No 208.7 (56.8 - 609.8) 152.8 (37.3 - 479.4) -26.8 5.2 (4.8, 5.7) 4.3 (4.0, 4.6) -17.3
Yes 201.0 (59.3 - 559.5) 172.2 (48.1 - 513.6) -14.3 4.1 (3.5, 4.7) 1.9 (1.5, 2.3) -53.7
Household members with chronic conditions
No 113.7 (35.3 - 342.3) 75.2 (24.6 - 240.0) -33.9 2.4 (2.0, 2.8) 1.2 (0.9, 1.5) -50.0
Yes 279.8 (82.4 - 756.8) 193.0 (50.5 - 563.2) -31.0 6.4 (5.9, 7.0) 4.5 (4.2, 4.9) -29.7
Residence area
Urban 261.5 (80.0 - 685.8) 201.5 (56.4 - 565.9) -22.9 4.0 (3.6-4.4) 3.3 (3.0, 3.6) -17.5
Rural 74.3 (24.4 - 241.6) 49.0 (13.2 - 176.8) -34.1 7.4 (6.7, 8.0) 5.1 (4.7, 5.5) -31.1
Natural region
Metropolitan Lima 361.8 (122.2 - 891.3) 293.8 (87.5 - 760.6) -18.8 4.0 (3.2, 4.8) 3.0 (2.4, 3.6) -25.0
Rest of the coast 207.1 (66.2 - 558.7) 177.4 (55.5 - 497.2) -14.3 5.0 (4.3, 5.7) 3.9 (3.4, 4.4) -22.0
Andean 108.8 (29.2 - 361.8) 77.6 (18.8 - 273.9) -28.7 5.2 (4.7, 5.8) 4.5 (4.1, 4.9) -13.5
Amazon 145.4 (48.7 - 404.4) 103.8 (30.8 - 301.0) -28.6 5.8 (5.0, 6.7) 2.9 (2.5, 3.4) -50.0
Any member of the household with health insurance
No 162.4 (48.7 - 458.4) 138.3 (37.0 - 408.8) -14.8 5.6 (4.8, 6.3) 5.1 (4.1, 6.1) -8.9
Yes 223.3 (63.3 - 641.5) 161.7 (40.4 - 500.9) -27.6 4.6 (4.2, 5.1) 3.6 (3.3, 3.8) -21.7
Poverty level in the household
Non-poor 294.4 (89.3 - 772.3) 195.9 (55.1 - 562.5) -33.5 5.4 (4.9, 5.8) 4.1 (3.7, 4.4) -24.1
Poor 75.1 (24.4 - 212.0) 42.5 (12.9 - 130.3) -43.4 3.8 (3.3, 4.3) 2.2 (1.8, 2.7) -42.1
Extreme poor 36.5 (13.0 - 95.4) 22.2 (7.4 - 59.1) -39.2 4.0 (3.1, 4.9) 2.8 (1.6, 4.0) -30.0
Non-extreme poor 94.6 (30.8 - 247.7) 49.9 (14.8 - 145.7) -47.3 3.8 (3.2, 4.4) 2.1 (1.6, 2.6) -44.7

OOP, out-of-pocket payment; CHE, catastrophic health expenditure; USD, US dollar; Q1-Q3, percentile 25 - percentile 75.

1 Estimations include the factor expansion and the complex survey design of ENAHO for both years.

2 Exchange rate: 1 US dollar=3.246 soles.

Table 3.
Inequality in the burden of catastrophic health expenditure (CHE) across Peruvian households, 2008 and 2017 National Household Surveys on Living and Poverty Conditions (ENAHO in Spanish) survey
Households characteristics Concentration index for CHE
p-value
2008 2017
Total population 0.001 0.006 0.371
Sex of household head
 Male 0.000 0.003 0.659
 Female 0.006 0.013 0.561
Age in grouped years of household head (y)
 15-24 -0.022 0.002 0.080
 25-34 0.005 -0.001 0.603
 35-44 -0.003 0.005 0.371
 45-54 -0.003 -0.001 0.830
 55-64 -0.002 0.001 0.826
 ≥65 0.016 0.027*** 0.504
Household size (n)
 1-3 -0.001 0.003 0.639
 4-5 0.003 0.007 0.590
 ≥6 -0.007 0.000 0.447
Elderly members (≥65 y) in the household
 No -0.004 0.004 0.116
 Yes 0.025* 0.019* 0.688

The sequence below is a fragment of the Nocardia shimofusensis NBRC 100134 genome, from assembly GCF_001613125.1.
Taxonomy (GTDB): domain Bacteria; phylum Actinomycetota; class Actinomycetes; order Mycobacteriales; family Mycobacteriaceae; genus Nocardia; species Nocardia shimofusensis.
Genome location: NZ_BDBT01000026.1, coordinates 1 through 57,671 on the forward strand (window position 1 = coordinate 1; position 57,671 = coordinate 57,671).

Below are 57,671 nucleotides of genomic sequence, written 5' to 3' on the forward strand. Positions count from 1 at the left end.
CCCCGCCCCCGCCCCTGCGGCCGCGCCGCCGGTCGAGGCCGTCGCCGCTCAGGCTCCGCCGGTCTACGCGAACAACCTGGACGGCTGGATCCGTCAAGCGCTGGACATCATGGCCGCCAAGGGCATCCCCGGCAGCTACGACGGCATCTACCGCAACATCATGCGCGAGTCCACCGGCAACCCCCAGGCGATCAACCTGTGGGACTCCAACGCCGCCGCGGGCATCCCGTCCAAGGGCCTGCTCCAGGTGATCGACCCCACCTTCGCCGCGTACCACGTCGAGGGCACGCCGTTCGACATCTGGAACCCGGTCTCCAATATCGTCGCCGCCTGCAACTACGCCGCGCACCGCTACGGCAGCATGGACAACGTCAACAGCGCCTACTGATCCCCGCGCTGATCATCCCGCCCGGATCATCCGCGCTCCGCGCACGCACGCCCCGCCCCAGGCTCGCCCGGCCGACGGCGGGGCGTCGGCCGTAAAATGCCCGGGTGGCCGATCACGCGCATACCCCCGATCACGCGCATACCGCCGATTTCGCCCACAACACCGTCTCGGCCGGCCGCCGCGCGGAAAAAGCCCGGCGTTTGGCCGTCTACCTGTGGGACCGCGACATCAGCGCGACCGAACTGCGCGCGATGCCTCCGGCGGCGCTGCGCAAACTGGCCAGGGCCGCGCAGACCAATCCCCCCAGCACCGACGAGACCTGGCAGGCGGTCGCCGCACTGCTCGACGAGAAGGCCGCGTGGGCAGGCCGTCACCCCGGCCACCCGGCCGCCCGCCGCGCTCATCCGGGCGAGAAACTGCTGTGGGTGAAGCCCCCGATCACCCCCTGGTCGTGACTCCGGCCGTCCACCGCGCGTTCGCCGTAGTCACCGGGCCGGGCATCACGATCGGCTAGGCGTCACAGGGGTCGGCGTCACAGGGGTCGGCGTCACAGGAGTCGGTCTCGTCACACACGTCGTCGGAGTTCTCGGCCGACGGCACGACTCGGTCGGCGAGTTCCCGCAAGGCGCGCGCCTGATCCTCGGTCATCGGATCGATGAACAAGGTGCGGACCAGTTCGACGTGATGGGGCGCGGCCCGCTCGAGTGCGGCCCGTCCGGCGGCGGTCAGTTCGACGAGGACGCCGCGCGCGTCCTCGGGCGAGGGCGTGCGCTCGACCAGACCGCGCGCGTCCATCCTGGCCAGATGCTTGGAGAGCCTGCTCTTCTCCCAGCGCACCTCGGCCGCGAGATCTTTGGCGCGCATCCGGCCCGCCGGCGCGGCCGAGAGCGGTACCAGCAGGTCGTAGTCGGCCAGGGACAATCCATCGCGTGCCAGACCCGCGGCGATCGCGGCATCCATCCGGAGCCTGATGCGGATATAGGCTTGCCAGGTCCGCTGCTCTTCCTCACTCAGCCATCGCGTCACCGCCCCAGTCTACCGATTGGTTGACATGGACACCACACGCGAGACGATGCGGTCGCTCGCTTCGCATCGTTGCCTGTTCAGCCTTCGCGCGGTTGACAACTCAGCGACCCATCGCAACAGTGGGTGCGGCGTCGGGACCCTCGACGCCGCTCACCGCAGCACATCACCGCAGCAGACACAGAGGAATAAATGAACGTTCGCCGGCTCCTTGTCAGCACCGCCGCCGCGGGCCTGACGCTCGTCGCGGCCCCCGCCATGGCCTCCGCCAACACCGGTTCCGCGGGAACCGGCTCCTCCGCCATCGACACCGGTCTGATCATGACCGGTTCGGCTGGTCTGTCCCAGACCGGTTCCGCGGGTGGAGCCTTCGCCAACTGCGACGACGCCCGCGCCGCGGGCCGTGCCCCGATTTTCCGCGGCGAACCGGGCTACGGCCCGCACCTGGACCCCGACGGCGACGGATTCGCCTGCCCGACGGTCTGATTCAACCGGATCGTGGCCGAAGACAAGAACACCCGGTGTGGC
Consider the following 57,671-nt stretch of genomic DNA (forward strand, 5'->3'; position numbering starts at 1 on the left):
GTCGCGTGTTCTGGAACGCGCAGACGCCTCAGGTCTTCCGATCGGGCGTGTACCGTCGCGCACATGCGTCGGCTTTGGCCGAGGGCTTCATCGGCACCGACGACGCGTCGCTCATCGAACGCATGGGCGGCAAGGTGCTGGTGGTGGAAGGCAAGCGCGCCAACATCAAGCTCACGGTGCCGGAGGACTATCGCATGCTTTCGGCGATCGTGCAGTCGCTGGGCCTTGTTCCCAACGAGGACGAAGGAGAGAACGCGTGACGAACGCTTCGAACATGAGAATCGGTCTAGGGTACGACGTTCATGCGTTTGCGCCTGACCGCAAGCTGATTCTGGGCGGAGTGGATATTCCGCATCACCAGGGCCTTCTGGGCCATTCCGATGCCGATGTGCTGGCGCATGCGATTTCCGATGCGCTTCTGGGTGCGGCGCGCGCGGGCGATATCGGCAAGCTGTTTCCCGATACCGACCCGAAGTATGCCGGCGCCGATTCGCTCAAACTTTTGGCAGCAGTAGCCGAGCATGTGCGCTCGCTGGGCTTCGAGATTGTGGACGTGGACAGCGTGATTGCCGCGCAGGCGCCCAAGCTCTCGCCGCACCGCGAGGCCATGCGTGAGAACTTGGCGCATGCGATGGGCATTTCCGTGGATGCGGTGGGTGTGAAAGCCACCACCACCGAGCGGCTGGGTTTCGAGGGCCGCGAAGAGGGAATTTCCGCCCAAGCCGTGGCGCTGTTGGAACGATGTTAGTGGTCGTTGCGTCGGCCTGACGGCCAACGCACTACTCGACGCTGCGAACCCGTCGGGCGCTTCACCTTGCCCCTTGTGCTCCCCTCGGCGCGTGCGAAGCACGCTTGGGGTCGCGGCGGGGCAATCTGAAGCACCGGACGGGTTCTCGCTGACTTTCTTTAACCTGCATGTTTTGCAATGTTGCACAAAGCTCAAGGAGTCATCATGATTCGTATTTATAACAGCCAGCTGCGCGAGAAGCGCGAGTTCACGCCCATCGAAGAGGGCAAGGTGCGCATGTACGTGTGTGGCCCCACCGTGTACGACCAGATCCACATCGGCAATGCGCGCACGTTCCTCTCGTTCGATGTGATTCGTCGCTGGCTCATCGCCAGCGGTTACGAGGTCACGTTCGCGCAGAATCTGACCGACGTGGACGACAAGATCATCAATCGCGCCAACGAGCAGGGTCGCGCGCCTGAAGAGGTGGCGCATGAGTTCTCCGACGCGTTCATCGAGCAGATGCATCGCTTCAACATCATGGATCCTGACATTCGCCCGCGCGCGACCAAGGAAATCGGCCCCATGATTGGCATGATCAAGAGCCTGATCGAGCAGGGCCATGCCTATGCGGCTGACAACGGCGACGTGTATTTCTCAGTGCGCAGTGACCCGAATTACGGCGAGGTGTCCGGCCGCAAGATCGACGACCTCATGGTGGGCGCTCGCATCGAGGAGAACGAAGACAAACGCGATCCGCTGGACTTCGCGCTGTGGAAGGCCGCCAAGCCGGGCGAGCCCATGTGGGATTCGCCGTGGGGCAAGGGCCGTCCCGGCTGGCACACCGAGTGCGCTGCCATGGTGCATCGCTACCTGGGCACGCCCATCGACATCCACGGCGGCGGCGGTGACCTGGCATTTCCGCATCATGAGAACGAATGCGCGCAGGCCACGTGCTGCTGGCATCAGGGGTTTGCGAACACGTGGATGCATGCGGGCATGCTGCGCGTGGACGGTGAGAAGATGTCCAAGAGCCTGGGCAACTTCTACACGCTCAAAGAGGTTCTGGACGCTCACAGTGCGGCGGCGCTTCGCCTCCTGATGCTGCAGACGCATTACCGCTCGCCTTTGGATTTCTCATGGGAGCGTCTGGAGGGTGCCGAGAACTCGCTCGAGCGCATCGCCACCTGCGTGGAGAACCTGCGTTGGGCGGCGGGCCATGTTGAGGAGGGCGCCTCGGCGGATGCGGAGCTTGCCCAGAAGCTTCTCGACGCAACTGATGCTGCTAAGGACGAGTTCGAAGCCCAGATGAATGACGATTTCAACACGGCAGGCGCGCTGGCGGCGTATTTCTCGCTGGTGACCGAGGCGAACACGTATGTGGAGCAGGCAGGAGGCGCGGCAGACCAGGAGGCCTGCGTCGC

Young children (<5 y) in the household
 No 0.000 0.002 0.759
 Yes -0.004 0.008 0.150
Household members with chronic conditions
 No -0.008 -0.006 0.723
 Yes -0.003 0.014* 0.065
Settlement
 Urban 0.015*** 0.013*** 0.832
 Rural 0.065*** 0.041*** 0.017
Natural region
 Metropolitan Lima 0.022*** 0.012 0.338
 Rest of the coast -0.001 0.027*** 0.013
 Highlands 0.009 0.009 0.957
 Jungle 0.009 0.139* 0.701
Any member of the household with health insurance
 No -0.001 0.024 0.123
 Yes 0.002 0.004 0.799

p<0.1,

* p<0.05,

*** p<0.001.

Table 4.
Proportion of household with catastrophic health expenditure according to poverty condition, 2008 and 2017 National Household Surveys on Living and Poverty Conditions (ENAHO in Spanish) survey
Departments 2008
2017
Non-poor Poor Non-poor Poor
Amazonas 13.1 (9.7, 16.4) 5.5 (3.1, 7.8) 6.5 (4.7, 8.3) 3.0 (1.2, 4.8)
Ancash 6.9 (4.9, 8.8) 3.5 (1.5, 5.6) 5.8 (4.3, 7.3) 3.2 (1.1, 5.3)
Apurímac 7.8 (4.2, 11.4) 2.6 (1.1, 4.0) 3.8 (2.2, 5.3) 2.2 (0.5, 3.8)
Arequipa 4.4 (2.9, 5.9) 2.6 (0.0, 6.1) 1.9 (1.2, 2.6) 1.5 (0.0, 3.7)
Ayacucho 7.4 (4.7, 10.2) 3.8 (2.1, 5.6) 6.7 (4.9, 8.4) 2.4 (0.7, 4.1)
Cajamarca 11.6 (8.5, 14.7) 6.5 (4.3, 8.6) 6.2 (4.6, 7.7) 3.3 (2.0, 4.7)
Callao 4.9 (2.8, 6.9) 1.9 (0.0, 4.1) 3.6 (2.4, 4.9) 2.2 (0.0, 5.3)
Cusco 5.7 (3.4, 8.0) 1.6 (0.0, 3.0) 4.4 (2.8, 6.0) 0.9 (0.0, 2.0)
Huancavelica 6.9 (3.1, 10.7) 1.4 (0.3, 2.4) 4.0 (2.4, 5.7) 1.3 (0.0, 2.8)
Huanuco 2.9 (1.1, 4.7) 2.4 (1.1, 3.7) 3.9 (2.7, 5.2) 2.9 (1.1, 4.7)
Ica 2.5 (1.4, 3.6) 1.1 (0.0, 2.6) 1.2 (0.0, 1.9) 0.0 (0.0, 0.0)
Junín 4.0 (2.6, 5.3) 3.1 (1.0, 5.1) 5.0 (3.4, 6.6) 1.6 (0.3, 2.9)
La Libertad 6.0 (3.9, 8.1) 10.2 (6.3, 14.1) 5.8 (4.4, 7.3) 2.9 (1.0, 4.8)
Lambayeque 6.4 (4.2, 8.5) 5.7 (1.7, 9.8) 4.0 (2.8, 5.1) 1.9 (0.0, 4.1)
Lima 5.0 (4.0, 5.9) 1.5 (0.0, 2.5) 3.5 (2.8, 4.1) 1.2 (0.0, 2.4)
Loreto 2.0 (0.6, 3.3) 3.2 (1.4, 5.0) 1.5 (0.7, 2.2) 1.3 (0.0, 2.6)
Madre de Dios 1.4 (0.5, 2.3) 2.2 (0.0, 6.6) 1.2 (0.3, 2.0) 0.0 (0.0, 0.0)
Moquegua 2.3 (0.9, 3.7) 1.2 (0.0, 2.9) 2.9 (1.7, 4.0) 0.0 (0.0, 0.0)
Pasco 6.0 (3.1, 8.9) 6.3 (3.6, 9.0) 4.1 (2.6, 5.7) 1.8 (0.2, 3.4)
Piura 5.7 (3.8, 7.7) 5.1 (2.5, 7.8) 5.3 (3.9, 6.7) 1.7 (0.4, 3.1)
Puno 5.2 (2.7, 7.7) 3.7 (1.9, 5.4) 5.3 (3.5, 7.1) 4.0 (0.9, 7.0)
San Martín 10.0 (6.9, 13.2) 7.6 (4.4, 10.7) 5.5 (3.9, 7.0) 1.4 (0.0, 2.7)
Tacna 3.5 (1.8, 5.2) 2.3 (0.0, 5.5) 4.2 (2.8, 5.7) 2.8 (0.0, 6.3)
Tumbes 3.0 (1.6, 4.4) 1.8 (0.0, 4.2) 3.7 (2.2, 5.3) 4.5 (0.0, 9.8)
Ucayali 2.7 (1.3, 4.1) 3.8 (1.2, 6.4) 0.6 (0.0, 1.2) 1.9 (0.2, 3.6)

Values are presented as % (95% confidence interval).

SUPPLEMENTAL MATERIALS

Supplemental materials are available at https://doi.org/10.3961/jpmph.20.035.
Supplementary Material 1.
Catastrophic health care expenditure at different cut-off points, 2008 and 2017 ENAHO survey.
jpmph-20-035-suppl1.docx